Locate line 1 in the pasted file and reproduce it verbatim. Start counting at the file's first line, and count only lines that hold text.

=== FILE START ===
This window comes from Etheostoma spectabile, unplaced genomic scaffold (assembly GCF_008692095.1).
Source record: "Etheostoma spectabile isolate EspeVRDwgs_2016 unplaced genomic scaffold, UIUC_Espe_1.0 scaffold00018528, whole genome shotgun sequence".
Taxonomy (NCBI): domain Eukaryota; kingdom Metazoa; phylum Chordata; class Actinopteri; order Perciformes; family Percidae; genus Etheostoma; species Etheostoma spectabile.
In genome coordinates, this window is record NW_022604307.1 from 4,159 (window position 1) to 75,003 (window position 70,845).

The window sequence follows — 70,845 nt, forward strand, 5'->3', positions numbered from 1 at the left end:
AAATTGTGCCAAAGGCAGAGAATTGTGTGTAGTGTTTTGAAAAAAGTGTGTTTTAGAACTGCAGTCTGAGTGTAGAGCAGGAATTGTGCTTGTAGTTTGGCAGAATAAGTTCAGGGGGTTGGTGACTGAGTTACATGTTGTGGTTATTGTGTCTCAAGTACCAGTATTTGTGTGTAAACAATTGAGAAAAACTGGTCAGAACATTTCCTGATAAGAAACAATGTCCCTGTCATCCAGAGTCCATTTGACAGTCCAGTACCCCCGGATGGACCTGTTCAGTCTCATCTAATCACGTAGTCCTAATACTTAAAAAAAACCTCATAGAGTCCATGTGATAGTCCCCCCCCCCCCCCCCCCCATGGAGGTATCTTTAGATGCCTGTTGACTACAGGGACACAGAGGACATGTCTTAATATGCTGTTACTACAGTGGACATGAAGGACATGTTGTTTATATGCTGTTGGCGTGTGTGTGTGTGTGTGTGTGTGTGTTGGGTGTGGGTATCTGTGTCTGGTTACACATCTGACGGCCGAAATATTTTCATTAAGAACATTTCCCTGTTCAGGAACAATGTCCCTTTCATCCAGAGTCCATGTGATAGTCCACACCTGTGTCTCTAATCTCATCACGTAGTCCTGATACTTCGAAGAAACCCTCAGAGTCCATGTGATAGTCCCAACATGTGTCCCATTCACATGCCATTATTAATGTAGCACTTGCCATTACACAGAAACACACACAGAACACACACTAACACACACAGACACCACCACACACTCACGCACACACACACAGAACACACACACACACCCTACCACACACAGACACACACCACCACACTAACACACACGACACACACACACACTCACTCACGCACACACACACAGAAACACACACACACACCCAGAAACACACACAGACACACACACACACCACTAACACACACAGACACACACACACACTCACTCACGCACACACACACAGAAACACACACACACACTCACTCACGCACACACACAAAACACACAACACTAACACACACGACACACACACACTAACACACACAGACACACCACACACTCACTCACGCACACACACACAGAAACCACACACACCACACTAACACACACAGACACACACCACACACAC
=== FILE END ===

This window comes from Etheostoma spectabile, unplaced genomic scaffold (assembly GCF_008692095.1).